Amal Hanif – Junior Executive Hiba family Resource Centre
Makeshift, worn out tents dot the streets. Helpless souls watch the gushing floods sweep away possessions they once held dear. Children wade through the murky water in search of something to eat. Some individuals still trapped on their rooftops await to be rescued. Everyone’s hard earned savings have turned to rubble. Collectively, they’ve lost over a thousand loved ones to the tumult and devastation.
From Charsadda to Larkana, 33 million Pakistanis, accounting to 15% of the population, have been affected severely by the ongoing floods in the country.
These floods are a depiction of how frail our infrastructure is and how vulnerable scores of people are. The heavy downpour has devoured entire villages, over a hundred bridges and thousands of kilometers of roads.
But, this is just the tip of the iceberg if we continue refusing to pay attention to climatic concerns. Climate change is banging at our door. It has already begun to lead to unavoidable damage which is only expected to increase in the future.
When monsoon first hit Pakistan, in the middle of June, Pakistan’s National Disaster Management Authority reported that it had brought 133% more rainfall than the annual average. Sherry Rehman, the climate minister, stated the country was going through its eighth cycle of monsoon: “while normally the country only has three to four cycles of rain.”
According to the Climate Change Risk Index 2021 by NGO German Watch, Pakistan contributes to less than 1% of global emissions however is amongst the most vulnerable to climate change.
Gaunt and massive, Pakistan’s 7253 known glaciers are melting at the fastest rate in human history. Lakes forming within these glaciers trigger flash floods. Since 1988, the snowline in northern Pakistan has receded by 1.1 kilometers; what scientists and glaciologists thought was impossible in 1000 years has happened in 30.
ENDEVR’s documentary raises concerns, if global emissions stay at current levels there is a threat to the water supply of 2 billion people across South Asia and future generations may never witness ice in this region.
Keeping all climate related challenges and concerns in mind, Pakistan is required to adapt to and develop its infrastructure so that it may withstand such human-induced climatic disasters. While our governments are needed to play an active and bold role to tackle this obstacle, the citizens at a personal level must pledge to take small steps against this battle.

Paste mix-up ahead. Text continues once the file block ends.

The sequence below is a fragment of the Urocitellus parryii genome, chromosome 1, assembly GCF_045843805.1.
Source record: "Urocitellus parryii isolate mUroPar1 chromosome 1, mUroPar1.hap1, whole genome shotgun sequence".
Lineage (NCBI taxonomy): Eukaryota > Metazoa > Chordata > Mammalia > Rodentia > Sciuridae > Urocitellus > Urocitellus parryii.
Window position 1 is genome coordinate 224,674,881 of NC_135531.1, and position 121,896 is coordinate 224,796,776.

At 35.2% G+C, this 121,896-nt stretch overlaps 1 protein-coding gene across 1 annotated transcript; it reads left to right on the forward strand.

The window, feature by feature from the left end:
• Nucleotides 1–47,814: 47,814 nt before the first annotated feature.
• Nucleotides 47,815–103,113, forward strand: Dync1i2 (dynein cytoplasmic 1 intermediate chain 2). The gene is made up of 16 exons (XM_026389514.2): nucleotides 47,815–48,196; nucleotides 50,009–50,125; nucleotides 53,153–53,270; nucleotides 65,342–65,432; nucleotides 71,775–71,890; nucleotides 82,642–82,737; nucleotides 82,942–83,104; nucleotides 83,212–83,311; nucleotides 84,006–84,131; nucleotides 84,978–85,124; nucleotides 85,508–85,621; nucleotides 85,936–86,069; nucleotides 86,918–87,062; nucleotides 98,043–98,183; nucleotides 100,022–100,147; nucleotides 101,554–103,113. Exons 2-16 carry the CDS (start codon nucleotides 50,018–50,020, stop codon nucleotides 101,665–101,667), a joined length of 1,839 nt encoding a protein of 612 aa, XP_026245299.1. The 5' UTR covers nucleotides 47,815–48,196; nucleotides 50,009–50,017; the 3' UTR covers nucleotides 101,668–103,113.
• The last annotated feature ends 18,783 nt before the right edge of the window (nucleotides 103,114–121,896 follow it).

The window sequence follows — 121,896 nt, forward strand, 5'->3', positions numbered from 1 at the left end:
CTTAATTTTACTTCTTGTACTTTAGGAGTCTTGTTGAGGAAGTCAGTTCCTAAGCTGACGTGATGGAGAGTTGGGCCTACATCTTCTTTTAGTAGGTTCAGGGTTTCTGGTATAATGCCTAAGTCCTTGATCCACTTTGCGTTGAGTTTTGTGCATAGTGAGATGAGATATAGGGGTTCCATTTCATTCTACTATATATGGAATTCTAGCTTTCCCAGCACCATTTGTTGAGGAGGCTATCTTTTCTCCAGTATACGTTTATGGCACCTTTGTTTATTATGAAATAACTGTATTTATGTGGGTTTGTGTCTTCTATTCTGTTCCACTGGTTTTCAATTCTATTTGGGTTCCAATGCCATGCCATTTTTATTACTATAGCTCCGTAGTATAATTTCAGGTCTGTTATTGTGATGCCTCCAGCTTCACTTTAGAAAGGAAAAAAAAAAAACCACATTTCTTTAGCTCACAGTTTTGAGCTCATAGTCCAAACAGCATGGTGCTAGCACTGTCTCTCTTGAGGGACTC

Some steps Pakistan’s government has to take to reduce the level of the destruction:
- Pakistan has the lowest tree cover in the region giving it more reasons to reforest. A billion trees were planted between 2014 and 2018 at a provincial level. Such tree planting schemes must be continued at a larger scale across the country.
- Large scale floodgates and dams could aid in reducing the level of damage caused.
- Massive underground rainwater retention tanks should be constructed to decrease the intensity of floods in urban areas.
- Regular cleaning of sewage systems can help keep them unclogged, allowing the rainwater to flow smoothly during the rainy season.
- A dense network of shelters, early warning systems, increased communication and evacuation plans can save human lives. Bangladesh is an excellent example to take inspiration from. The country has managed to reduce cyclone related mortality by more than a 100 fold over a period of 40 years.
Some achievable ways you and I can make a difference:
- Transport accounts for around a quarter of all greenhouse gas emissions globally. It’s best to carpool or make use of public transport, if available. For nearby trips, one can definitely burn a few calories and use a cycle.
- UNEP’s Food Waste Index states, people globally waste a billion tons of food annually. This accounts to about 8-10% of global greenhouse gases. Buy whatever you can easily finish and store food items correctly. If inedible remnants are left, make compost out of it. Special attention needs to be paid to wasted food in our weddings and parties that rots in garbage dumps later.
- Reduce your energy consumption. With the rising living costs and levels of global warming, it is wise to take little steps that would reduce your bills as well as your carbon footprint. Switch to low energy lights, switch off appliances when not in use and perform household tasks manually.
Educate yourself, spread the word, pressurize your politicians and take ownership of whatever is in your control. We owe it to our future generations and the planet!
“Use your voice, Use your vote, Use your choice.” – Al Gore